Q I have a mid-1980s NAD 7140 receiver that sounds great. Lately when I adjust the volume or balance knob there is static in the left speaker. A few seconds of jiggling removes the static and gets it back on track. My guess is the pots need replacing. I'd prefer to have it fixed, rather than buy a home theater receiver for $500, but I don't know if it's wise to put $200 or more into repairs for a receiver that old. Do you have any thoughts on my dilemma?
A Static when you turn the knobs is often fixed with a simple cleaning, which removes dust that has found its way into the contacts. You can try taking off the top cover (with the receiver having been unplugged for several hours, of course) and spraying contact cleaner into the spots behind the knobs and turning them back and forth to work in the cleaner. If you really want to be sure, take it to a repair shop. They will likely recognize the problem and recommend a check-up and cleaning. A reputable shop will charge well under $200 for this service.
In any event, I recommend keeping the NAD rather than replacing it with a home theater receiver, even if it costs $200. The 1980s was something of a golden age for audio and not many modern pieces can match the NAD for two-channel sound quality. I have two NAD pieces from that generation, an amplifier and a receiver. They have each needed one repair costing under $150 and are still working fine today. In fact, one is in pretty much constant use driving very large, inefficient speakers in my main theater room.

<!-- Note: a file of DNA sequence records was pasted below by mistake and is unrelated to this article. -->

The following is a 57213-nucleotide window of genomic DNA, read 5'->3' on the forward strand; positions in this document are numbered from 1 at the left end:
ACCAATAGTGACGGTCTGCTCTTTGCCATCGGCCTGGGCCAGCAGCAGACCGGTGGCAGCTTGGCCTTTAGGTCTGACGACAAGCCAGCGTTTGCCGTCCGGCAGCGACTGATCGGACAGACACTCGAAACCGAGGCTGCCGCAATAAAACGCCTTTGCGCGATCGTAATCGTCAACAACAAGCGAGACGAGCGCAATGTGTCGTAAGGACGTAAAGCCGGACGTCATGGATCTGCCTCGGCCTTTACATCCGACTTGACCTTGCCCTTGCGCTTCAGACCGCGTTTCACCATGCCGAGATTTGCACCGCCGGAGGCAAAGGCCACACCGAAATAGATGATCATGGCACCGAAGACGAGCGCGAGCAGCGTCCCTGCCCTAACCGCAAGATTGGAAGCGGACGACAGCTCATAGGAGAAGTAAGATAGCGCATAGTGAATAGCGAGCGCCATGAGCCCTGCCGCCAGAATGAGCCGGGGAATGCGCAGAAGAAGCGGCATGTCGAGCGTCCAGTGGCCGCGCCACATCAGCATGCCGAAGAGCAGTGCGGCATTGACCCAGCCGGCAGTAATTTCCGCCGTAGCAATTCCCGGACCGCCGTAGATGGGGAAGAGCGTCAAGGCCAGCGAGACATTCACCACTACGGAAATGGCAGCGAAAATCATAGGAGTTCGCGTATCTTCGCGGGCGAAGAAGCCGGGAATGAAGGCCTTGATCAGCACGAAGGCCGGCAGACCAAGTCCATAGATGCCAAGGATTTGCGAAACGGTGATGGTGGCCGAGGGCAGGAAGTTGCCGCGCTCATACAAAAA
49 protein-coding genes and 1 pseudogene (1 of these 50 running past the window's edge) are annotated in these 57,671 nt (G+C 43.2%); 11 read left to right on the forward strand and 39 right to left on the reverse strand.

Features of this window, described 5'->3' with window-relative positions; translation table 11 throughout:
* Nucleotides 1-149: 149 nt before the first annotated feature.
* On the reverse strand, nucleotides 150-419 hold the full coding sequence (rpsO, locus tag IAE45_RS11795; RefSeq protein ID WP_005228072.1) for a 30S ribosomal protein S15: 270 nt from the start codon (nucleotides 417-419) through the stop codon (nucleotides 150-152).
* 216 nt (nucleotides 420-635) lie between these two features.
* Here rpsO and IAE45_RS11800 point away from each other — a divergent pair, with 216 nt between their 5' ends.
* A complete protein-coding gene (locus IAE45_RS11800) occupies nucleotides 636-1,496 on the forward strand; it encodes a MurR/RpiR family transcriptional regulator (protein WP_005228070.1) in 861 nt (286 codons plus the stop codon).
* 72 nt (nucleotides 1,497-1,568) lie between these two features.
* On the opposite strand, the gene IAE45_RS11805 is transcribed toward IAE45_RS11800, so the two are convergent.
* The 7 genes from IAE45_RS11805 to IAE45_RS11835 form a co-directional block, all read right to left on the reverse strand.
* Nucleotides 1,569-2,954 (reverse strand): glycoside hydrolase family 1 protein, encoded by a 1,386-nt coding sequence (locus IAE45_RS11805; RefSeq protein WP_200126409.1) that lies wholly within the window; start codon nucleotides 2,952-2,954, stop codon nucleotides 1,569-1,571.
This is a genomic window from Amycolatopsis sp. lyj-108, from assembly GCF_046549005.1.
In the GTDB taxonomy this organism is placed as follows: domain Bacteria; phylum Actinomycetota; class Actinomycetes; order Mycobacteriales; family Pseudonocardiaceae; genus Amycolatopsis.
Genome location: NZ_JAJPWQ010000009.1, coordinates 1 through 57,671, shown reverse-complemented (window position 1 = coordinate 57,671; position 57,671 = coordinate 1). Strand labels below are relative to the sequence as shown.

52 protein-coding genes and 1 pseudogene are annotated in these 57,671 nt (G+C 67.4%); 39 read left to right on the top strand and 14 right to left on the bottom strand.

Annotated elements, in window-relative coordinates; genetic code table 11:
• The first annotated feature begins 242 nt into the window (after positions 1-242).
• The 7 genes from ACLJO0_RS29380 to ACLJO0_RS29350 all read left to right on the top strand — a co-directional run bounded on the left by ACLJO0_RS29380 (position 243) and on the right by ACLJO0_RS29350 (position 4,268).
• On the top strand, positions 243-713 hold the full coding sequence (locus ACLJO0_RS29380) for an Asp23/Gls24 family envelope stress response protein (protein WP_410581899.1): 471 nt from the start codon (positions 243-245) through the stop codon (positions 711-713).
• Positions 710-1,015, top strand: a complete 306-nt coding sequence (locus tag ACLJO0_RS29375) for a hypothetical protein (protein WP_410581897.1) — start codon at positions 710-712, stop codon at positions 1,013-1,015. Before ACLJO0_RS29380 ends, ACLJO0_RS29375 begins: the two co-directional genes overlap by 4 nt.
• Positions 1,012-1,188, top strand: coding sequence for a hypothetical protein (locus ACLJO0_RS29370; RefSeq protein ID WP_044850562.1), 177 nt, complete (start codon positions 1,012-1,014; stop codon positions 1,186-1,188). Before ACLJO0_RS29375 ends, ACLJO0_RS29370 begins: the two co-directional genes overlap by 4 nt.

Anyone looking to build a two-channel system should strongly consider 1980s-vintage gear for receivers and amplification. You will get better performance in almost all cases and it may cost less as well. Lots of it is available on sites like eBay and Craigslist. Some brands to look for are Adcom, B&K, Harman/Kardon, NAD, Parasound and Rotel. I once picked up an 80-watt Rotel receiver on Craigslist for only $50, one of the best deals I have ever found on audio gear.Glasses-free 3-D update
Some time ago I answered a reader question regarding glasses-free 3-D HDTVs and a Toshiba model that was recently introduced in Japan. I said I could not comment on the picture quality because I had not seen it. Well, I finally saw an example of the picture quality at the 2011 Consumer Electronics Show and frankly, I think it was awful. The screen looks like it has lines in it if you turn your head, and at times looks quite fuzzy. The 3-D effect itself is not all that strong and is far inferior to systems using active shutter glasses. I'd rather have good, clean-looking 2-D HDTV than awful-looking 3-D HDTV.
If you want 3-D you need to accept that glasses are necessary to create the best experience. If what I saw at CES is any hint of things to come, it will likely always be this way.
Submit questions and read past columns at www.soundadviceblog.com.Service.